Building Return on Investment from Cloud Computing – Building Return on Investment from the Cloud
The central theme of this White Paper is how to go beyond the initial capacity and utilization benefits described in Cloud Computing.
The view of capacity and utilization is a technology provider/seller viewpoint which is essentially based on key performance indicators (KPIs) rather than business benefit metrics.
- IT capacity, as measured by storage, CPU cycles, network bandwidth, or workload memory capacity is an indicator of performance.
- IT utilization, as measured by uptime availability and volume of usage is an indicator of activity and usability.
But effective cost/performance ratios and levels of usage activity do not necessarily imply proportional business benefits. They are just indicators of business activity that are not in themselves more valuable than lower operating cost. There are, however, business metrics that translate the indicators of the capacity-utilization curve to direct and indirect benefits to the business, as illustrated in Figure 5.
These metrics are described in the following sections.
The introduction of Cloud Computing as an option transforms cost of ownership and changes the dynamics of the provisioning cycle in a number of fundamental ways.
The speed and rate of change of cost reduction can be much faster using Cloud Computing than traditional investment and divestment of IT assets. In Cloud Computing the buyer can move from a CAPEX to an OPEX model through purchasing the use of the service rather than having to own and manage the assets of that service. This responsibility is transferred to the service provider.
Speed of Cost Reduction, Cost of Change
The use of Cloud Computing to the user also potentially means a movement to a pay-as-you-go style billing model which can have different tariffs and contractual obligations compared to traditional IT ownership. These can include minimum usage periods and flexible pricing per usage profiling (see the discussion on the Financial Value Perspective of Moving from CAPEX to OPEX and Pay-as-you-go).
The key issue is the ability to adopt and remove the service either at the point of use (to scale up and down) or to make choices to use new services or change service provider.
Migration between Cloud services is still a challenge. There are portability and interoperability issues.. And hosting corporate and personal data and knowledge on the Cloud can make customers of Cloud services dependent on the providers.
There is a trade-off between the benefits of speed, cost, and Quality of Service (QoS) from a particular Cloud service provider and their ecosystem of services versus the flexibility and choice of alternative services and Cloud solutions.
The cost of change in an ROI business case is less in Cloud Computing as the choice of selected Cloud services is more stable and more cost-effective than traditional ownership.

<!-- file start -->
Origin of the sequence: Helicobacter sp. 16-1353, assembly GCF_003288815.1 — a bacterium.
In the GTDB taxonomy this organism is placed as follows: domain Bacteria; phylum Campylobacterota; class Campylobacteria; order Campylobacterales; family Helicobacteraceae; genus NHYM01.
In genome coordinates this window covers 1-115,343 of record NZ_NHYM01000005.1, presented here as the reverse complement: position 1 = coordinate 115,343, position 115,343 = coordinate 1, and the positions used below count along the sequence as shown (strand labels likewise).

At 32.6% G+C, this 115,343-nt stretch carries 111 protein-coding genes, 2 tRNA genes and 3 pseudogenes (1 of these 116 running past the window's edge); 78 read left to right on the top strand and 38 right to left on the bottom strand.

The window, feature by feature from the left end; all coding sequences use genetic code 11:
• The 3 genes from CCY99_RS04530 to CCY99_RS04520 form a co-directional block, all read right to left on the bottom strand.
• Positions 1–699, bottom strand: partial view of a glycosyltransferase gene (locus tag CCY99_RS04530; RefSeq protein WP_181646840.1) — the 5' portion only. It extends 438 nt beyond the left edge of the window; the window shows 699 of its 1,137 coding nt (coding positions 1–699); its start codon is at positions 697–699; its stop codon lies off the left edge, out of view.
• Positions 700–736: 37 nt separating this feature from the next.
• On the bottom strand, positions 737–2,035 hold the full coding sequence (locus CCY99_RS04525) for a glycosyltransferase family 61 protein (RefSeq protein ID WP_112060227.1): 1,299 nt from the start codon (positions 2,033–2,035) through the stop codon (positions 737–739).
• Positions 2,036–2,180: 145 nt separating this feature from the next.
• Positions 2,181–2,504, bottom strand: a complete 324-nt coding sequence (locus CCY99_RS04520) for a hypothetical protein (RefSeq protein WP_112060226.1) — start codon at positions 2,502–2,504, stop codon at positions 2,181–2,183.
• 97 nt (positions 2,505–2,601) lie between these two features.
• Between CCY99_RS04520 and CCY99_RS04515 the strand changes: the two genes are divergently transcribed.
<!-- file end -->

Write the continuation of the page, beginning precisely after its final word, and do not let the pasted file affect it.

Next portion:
The use of IT has become an enduring feature in all organizations today. The investment in data, knowledge, and infrastructure assets and software code now represent many lifeblood operations for businesses.
But many of the issues of cost of ownership are often decoupled from choices made during selection of new IT, and the impact on the long-term running and maintaining of these IT services and subsequent business usage is not properly considered:
- Technology design choices and purchasing are often done by strategic or tactical contractual purchasing based on project requirements, with little consideration for optimizing running and maintainance over the whole system lifecycle, but
- The cost of maintenance and modifications often represent a significant part of the asset lifecycle beyond initial provisioning.
The ability to “design and provision for run”, so that the choices of IT procurement are aligned with the best options and performance for long-term operation, has long been an ideal goal of business and IT. But, while technical trends such as OO, SOA, and Web 2.0 have brought functional improvements, the improvements in runtime infrastructure support have always been illusive.
A key aspect of moving to Cloud Computing is the ability to select hardware, software, and services from defined design configurations to run in production. Cloud Computing in effect seeks to bridge the design-time and run-time divide and optimize service performance. Patches and upgrades or new technology are in theory invisible to the end user of the service as they are included as part of the automatic asset management features.
Optimizing Ownership Use
Cloud Computing can help an enterprise achieve the goal of a more cost-effective asset–management lifecycle process for the IT portfolio, to optimize both design and run-time performance.
While the capacity-utilization curve can reflect overall usage, this can be broken down to identify which assets need to be supported in this way and to rationalize, consolidate, and optimize the assets that need to perform for business goals.
The key benefits to Cloud Computing ROI from a business case perspective are in the optimization of the total asset portfolio.
Elastic provisioning to scale up and down to actual demand creates a new way for enterprises to scale their IT to enable business to expand.
The provisioning time compression from a week to hours, for example, demonstrated by Cloud Computing sellers/providers is a means to rapid provisioning that is not just about saving time but is also defining a new business operating model.
Organizations can review and develop business plans and then deploy infrastructure and services in a more rapid and proactive way.
Customization and development, testing, and support can also been seen in a new light with the provision of IT services in a dynamic fashion targeted at business needs.